Here in the relatively minute state of Vermont, where it is not uncommon to bump into your local legislator at the hardware store or gynecologist's office, where the first Tuesday in March is reserved for all 251 towns to hold their annual governance meeting, and where, arguably, there are more small, independently owned newspapers per capita than any other state--it is possible to have a voice, and for someone to hear it.
Even though social media increasingly provides an electronic soapbox, among these green mountains and valleys of a state that came late to electrification and still lags behind much of the planet in internet and cellphone service, the good old Letter to the Editor is still the number one place to take a stand.
So who better to speak about the theory and practice of this ancient forum than a veteran editor, especially one who found herself on the receiving end of these missives when she was just 24.
Last night as we walked our dogs along a dirt road in a exceptionally rural province of Vermont called the Northeast Kingdom, Bethany Dunbar, whose 35 year career (until recently) was exclusively focused in local journalism, recounted what it was like to take over the helm of a newspaper whose founder was headed off to California on a Knight Fellowship.
She recalled the moment in 1982, just before her boss set off for his year-long departure. Although he'd prepared her, going over the newspaper's procedures and best practices and schedules and policies, right as he was about to leave for the airport, she called out, "Wait, what about the letters to the editor? How do I handle them?"
"You'll figure it out," he replied.
And so each day thereafter, when the mail came, there they were. The Letters. Sometimes typed, sometimes handwritten, sometimes illustrated, sometimes sixty pages, sometimes on index cards in cryptic fragments, sometimes written in four different colored inks--opinions, opinions, opinions.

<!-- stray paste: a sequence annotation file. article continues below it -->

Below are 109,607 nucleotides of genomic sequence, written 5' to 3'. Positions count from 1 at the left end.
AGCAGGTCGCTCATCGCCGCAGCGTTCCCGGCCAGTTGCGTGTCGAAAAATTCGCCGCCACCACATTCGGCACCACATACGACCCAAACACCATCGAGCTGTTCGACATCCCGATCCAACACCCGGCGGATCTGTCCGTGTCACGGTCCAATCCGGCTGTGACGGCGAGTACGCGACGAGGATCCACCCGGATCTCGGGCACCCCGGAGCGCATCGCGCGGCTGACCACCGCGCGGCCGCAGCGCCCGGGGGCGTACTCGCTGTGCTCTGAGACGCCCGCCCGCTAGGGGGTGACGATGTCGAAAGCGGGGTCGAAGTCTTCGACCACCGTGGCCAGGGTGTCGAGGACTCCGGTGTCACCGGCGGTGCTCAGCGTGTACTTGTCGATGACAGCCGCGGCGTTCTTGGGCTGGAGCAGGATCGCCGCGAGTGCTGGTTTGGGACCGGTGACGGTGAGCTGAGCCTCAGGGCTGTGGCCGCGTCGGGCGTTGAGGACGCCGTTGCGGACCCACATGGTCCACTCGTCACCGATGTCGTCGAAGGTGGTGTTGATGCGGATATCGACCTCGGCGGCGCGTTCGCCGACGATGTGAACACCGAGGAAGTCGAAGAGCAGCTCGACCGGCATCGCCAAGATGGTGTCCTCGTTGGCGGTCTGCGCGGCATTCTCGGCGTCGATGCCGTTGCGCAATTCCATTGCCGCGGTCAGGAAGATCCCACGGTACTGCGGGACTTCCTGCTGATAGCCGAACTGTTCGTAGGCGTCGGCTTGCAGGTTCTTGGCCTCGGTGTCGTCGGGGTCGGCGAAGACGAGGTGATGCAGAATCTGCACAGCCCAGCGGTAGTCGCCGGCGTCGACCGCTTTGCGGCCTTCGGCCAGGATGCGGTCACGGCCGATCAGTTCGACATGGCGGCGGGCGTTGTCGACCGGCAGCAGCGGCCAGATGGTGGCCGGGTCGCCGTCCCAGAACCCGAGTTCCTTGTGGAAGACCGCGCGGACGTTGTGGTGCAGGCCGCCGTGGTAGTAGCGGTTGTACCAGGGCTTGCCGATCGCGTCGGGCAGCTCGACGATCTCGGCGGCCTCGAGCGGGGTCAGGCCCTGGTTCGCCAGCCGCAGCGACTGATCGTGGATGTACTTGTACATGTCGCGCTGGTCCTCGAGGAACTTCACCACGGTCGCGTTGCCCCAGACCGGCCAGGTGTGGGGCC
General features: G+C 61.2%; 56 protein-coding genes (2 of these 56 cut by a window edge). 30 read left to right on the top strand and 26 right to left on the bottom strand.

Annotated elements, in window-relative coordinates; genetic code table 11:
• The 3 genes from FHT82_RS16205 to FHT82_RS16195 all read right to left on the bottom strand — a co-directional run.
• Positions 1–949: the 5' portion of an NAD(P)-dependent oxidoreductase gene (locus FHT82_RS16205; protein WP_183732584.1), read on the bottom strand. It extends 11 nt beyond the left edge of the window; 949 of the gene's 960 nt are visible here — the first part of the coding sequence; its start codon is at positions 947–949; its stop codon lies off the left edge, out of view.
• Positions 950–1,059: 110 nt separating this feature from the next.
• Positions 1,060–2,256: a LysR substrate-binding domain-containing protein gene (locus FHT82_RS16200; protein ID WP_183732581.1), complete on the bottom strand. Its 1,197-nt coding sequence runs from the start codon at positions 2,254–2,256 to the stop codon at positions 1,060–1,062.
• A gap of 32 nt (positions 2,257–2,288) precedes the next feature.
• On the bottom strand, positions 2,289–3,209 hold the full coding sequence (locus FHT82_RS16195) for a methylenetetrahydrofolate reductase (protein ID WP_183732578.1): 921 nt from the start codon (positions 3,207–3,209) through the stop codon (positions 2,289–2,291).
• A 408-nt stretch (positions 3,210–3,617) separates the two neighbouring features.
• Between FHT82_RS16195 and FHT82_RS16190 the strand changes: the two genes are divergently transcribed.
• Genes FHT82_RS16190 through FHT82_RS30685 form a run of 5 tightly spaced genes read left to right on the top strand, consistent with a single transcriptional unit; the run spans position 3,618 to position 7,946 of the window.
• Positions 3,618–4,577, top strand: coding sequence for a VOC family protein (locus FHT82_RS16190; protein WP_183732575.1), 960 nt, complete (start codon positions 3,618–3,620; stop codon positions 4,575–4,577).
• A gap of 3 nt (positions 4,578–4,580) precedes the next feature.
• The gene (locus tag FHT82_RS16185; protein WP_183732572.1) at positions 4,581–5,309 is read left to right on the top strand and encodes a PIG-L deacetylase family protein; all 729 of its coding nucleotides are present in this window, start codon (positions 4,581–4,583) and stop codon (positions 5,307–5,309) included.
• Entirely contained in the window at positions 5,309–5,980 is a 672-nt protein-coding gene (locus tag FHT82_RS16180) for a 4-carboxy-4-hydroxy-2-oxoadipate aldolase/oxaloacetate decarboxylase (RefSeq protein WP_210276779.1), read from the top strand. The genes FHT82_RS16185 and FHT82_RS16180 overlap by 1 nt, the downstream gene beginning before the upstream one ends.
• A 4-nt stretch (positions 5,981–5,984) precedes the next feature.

Calling it "the most challenging and the most fascinating past of my job" she told me, "You never knew what topic was going to spark the imagination."
Whereas one might assume it's going to be a fracas about budget cuts, instead it was the plan to remove sky-lights in the high school that inspired students and teachers to vociferate.
"There's public issues and private concerns, and there's not always a bright line between them," Bethany said. Sometimes people would call her at the newspaper and complain that they couldn't read their electric bill. It was as if her position was a hybrid of 411 and 911, her role as editor sometimes unwittingly turning into arbiter or translator. She used to receive letters from a man with Alzheimer's who sent in his expressions on little scraps of paper. Is it a poem? she wondered.She printed it as a poem and he was pleased.
Another frequent writer was a woman who had relocated to Vermont after become ill working in a factory with formaldehyde. Her multiple chemical sensitivity was so acute she could only write with a pencil. "She was so sick, her ability to express herself was not that good," Bethany said, often working with her to help clarify her letters.
Other times Bethany called the authors to confirm their alleged identity and to ask if they were actually wanted to run their vitriolic piece. Oft times they replied, Nah. Their feelings had cooled, no need to print it.
One policy Bethany invented in the owner's absentia: no hateful language, and no personal attacks.
But as Vermont began engaging the debate over civil unions, (eventually becoming one of the first states to legalize same sex marriage), the letters to the editor she fielded were some of the most difficult she'd ever read and was obliged to publish. People should have a voice and be heard Bethany insists, even if what they think is totally wrong. She stated, "Whether they were crazy or whether I disagreed, I tried hard to appreciate and understand where people were coming from."
Sometimes the letters were decorated. Like the time a plumber who was certain that putting fluoride in the water was a conspiracy to kill us. He illustrated his point with the picture of a rat, flat on its back, dead.
She grins at me, remembering the letter, "It's interesting how people express themselves."